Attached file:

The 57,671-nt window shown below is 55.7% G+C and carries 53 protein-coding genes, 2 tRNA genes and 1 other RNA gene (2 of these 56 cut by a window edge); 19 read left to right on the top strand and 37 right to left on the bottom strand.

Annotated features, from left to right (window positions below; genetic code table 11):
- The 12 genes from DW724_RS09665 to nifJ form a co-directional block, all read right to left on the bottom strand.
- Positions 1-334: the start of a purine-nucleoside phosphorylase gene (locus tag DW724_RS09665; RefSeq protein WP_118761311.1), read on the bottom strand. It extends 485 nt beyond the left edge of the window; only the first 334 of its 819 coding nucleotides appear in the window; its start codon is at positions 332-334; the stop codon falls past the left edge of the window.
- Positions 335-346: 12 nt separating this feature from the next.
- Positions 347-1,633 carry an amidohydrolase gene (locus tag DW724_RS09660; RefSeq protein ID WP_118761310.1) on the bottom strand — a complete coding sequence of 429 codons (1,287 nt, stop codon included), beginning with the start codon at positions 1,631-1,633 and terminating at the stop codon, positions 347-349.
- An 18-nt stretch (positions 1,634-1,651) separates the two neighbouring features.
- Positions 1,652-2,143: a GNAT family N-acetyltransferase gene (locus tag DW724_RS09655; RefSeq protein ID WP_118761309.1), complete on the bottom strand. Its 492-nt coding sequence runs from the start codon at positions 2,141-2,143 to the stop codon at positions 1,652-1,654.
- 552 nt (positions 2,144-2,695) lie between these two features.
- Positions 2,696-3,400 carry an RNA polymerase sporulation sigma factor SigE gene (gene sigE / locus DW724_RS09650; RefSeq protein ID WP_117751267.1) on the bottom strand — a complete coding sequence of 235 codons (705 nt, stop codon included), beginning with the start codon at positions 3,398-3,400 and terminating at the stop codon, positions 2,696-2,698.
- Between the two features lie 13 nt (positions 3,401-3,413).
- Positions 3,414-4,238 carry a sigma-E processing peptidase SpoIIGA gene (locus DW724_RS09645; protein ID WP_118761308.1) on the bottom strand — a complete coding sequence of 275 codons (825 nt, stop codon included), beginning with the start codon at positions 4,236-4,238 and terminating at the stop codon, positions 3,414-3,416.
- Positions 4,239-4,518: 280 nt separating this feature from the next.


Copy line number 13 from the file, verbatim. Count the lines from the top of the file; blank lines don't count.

- Positions 4,239-4,518: 280 nt separating this feature from the next.